Expanding the Drug Delivery Toolbox

References: 1 & 2. Figure 1. Breakdown of non-viral delivery classes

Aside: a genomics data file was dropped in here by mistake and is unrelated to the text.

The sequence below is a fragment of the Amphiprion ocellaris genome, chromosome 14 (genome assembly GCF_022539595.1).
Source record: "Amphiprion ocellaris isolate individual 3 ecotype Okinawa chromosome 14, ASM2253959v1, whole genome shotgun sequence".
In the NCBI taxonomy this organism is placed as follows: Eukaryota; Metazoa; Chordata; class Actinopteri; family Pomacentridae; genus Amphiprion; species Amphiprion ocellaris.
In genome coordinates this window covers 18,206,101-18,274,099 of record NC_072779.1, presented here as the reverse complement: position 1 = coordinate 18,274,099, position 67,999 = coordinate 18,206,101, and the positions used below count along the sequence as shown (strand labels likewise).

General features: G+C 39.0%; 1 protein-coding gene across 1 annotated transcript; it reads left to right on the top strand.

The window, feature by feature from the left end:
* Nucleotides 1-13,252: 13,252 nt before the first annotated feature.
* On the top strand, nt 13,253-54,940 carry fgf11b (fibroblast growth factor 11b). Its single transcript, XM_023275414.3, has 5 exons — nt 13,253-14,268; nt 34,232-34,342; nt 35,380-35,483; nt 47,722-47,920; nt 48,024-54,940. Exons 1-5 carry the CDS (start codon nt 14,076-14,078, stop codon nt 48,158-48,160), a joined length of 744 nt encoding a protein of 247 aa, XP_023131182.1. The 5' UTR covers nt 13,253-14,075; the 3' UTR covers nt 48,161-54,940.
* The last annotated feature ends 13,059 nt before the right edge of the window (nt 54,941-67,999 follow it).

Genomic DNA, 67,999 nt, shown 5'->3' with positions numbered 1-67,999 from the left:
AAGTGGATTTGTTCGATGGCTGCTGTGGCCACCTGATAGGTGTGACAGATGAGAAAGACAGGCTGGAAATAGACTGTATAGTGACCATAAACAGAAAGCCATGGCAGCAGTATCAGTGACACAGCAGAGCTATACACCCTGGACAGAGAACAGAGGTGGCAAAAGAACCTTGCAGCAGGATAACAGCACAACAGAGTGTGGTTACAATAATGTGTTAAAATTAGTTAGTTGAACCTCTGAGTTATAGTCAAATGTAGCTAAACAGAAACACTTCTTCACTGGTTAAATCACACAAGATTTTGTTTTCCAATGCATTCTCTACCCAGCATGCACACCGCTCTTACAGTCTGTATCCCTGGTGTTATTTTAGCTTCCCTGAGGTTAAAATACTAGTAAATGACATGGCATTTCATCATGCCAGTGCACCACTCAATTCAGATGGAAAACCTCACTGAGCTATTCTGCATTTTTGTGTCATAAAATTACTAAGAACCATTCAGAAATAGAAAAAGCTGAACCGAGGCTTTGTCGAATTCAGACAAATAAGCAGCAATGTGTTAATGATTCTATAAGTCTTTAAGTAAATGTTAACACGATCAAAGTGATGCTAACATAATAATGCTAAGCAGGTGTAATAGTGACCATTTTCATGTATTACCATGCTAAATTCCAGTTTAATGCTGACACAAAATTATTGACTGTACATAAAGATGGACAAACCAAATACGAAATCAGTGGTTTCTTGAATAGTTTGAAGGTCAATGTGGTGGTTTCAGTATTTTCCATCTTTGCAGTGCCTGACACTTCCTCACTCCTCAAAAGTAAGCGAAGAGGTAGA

1. Biodistribution & Targeted Cell Delivery: Drugs must be delivered to not only the correct tissues but the correct cells within those tissues to be effective. The challenges of drug delivery are similar to those of parcel delivery: biodistribution is being in the right zip code while targeted cell delivery is having the right key to enter a specific house. Controlled biodistribution is a prerequisite for targeted cell delivery. Overcoming the challenges of targeted cell delivery — matching molecules on the surface of the delivery vector with receptors on the targeted cell — is relatively easy in theory. Once we identify a molecule-receptor pair of interest, targeting molecules (e.g., scFvs, VHHs, or DARPins) can be engineered and loaded onto the surface of the delivery vector. The real challenge is how to meaningfully shift vector biodistribution — where in the body the vectors accumulate. Some delivery vectors accumulate in the liver, contributing to liver toxicity and preventing delivery of the therapeutic cargo to the appropriate tissues or alternatively, delivery to the wrong tissues by proximity alone. Ultimately, if the therapeutic cargo can’t be delivered to the specific cells where it is needed, then the drug becomes worthless– or, worse yet, dangerous.